If the OP opts to tax the property in order to achieve ToGC (because the vendor has opted), then yes, when deregistering they'd have a self supply of a taxable (opted) asset and output tax due regardless of CGS or not.

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Replying to Jason Croke:
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By Edward Stein
03rd Feb 2021 08:39

Thank you for your answer.

In response to many other replies advising me to get advice, I always consult my longstanding accountant first on any such questions - but they never provide answers and have to go and ask the "technical" service they subscribe to.

Time to change...

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Replying to Jason Croke:
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By Edward Stein
03rd Feb 2021 08:40

Thank you for your answer.

In response to many other replies advising me to get advice, I always consult my longstanding accountant first on any such questions - but they never provide answers and have to go and ask the "technical" service they subscribe to.

Time to change...

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Replying to Edward Stein:
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By Paul Crowley
03rd Feb 2021 10:14

What you mean is they get specialist advice like any sensible accountant would. But if you prefer to go to the idiot that give knee jerk response, that is your choice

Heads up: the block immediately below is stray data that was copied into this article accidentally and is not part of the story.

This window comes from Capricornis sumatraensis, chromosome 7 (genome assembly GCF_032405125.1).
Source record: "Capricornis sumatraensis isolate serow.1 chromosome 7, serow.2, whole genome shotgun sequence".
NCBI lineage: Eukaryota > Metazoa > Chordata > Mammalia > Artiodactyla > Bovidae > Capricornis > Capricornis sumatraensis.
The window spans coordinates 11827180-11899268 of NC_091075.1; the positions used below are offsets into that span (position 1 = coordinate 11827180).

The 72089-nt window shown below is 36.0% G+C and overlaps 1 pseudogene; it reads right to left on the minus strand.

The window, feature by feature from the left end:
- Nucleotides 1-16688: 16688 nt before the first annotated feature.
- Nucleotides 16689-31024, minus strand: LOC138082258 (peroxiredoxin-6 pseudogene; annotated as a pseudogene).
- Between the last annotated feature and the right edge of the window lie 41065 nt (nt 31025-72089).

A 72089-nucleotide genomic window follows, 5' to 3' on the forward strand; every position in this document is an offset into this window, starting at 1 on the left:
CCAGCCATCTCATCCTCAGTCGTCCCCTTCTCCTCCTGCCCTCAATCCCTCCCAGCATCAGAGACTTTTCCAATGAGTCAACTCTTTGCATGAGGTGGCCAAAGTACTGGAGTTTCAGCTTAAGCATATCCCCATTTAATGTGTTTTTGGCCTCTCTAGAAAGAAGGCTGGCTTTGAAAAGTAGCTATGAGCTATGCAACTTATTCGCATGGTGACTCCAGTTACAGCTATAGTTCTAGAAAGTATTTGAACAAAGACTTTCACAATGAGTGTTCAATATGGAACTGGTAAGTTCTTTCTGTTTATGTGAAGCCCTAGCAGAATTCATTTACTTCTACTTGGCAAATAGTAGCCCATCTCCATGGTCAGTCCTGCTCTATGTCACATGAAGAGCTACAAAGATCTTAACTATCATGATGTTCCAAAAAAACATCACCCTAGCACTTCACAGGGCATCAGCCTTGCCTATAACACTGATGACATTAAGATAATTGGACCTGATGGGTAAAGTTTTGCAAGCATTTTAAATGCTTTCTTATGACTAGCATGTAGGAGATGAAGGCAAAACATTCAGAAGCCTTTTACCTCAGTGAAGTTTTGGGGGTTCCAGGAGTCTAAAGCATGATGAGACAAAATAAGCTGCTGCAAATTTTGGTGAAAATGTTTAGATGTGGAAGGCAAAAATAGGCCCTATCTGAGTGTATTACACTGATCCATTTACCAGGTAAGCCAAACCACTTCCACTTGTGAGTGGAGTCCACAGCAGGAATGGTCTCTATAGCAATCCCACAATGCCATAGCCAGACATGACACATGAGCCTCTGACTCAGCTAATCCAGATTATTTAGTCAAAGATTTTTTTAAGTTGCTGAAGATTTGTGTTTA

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Replying to Paul Crowley:
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By Tax Dragon
03rd Feb 2021 11:16

I agree.

Additional (@OP): Aweb does not (cannot) provide specialist advice. (There may be specialist advisors here, but that's not the same thing.)

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By Paul Crowley
02nd Feb 2021 21:32

VAT and property is a specialist area
Best get a specialist

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By frankfx
02nd Feb 2021 22:05

Who booked the short term rentals for the next 24 months?
The Vendor?

Are the bookings assigned to you?

How?

The bookings and contract terms may need to be considered alongside the acquisition of the property.

There may be Covid 19 commercial risks to consider.

There may be nasty shocks in the forthcoming budget.

An accountant will help you stress test a number of scenarios.

Outside your control.

And those you can control.

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Replying to frankfx:
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By Edward Stein
03rd Feb 2021 08:40

Thank you for your reply.

What "nasty shocks" in the budget are you considering?

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By Wanderer
03rd Feb 2021 03:07

You've been advised before to engage with an accountant and / or VAT specialist:-

https://www.accountingweb.co.uk/any-answers/vat-on-boat-inside-a-uk-ltd-...

It's really a high risk strategy to try to go it alone and / or rely on the advice from strangers on the internet. This is particularly true with VAT and property transactions. Other parts of your question also displays areas when you can get other VAT issues VERY wrong.

Take the advice already given.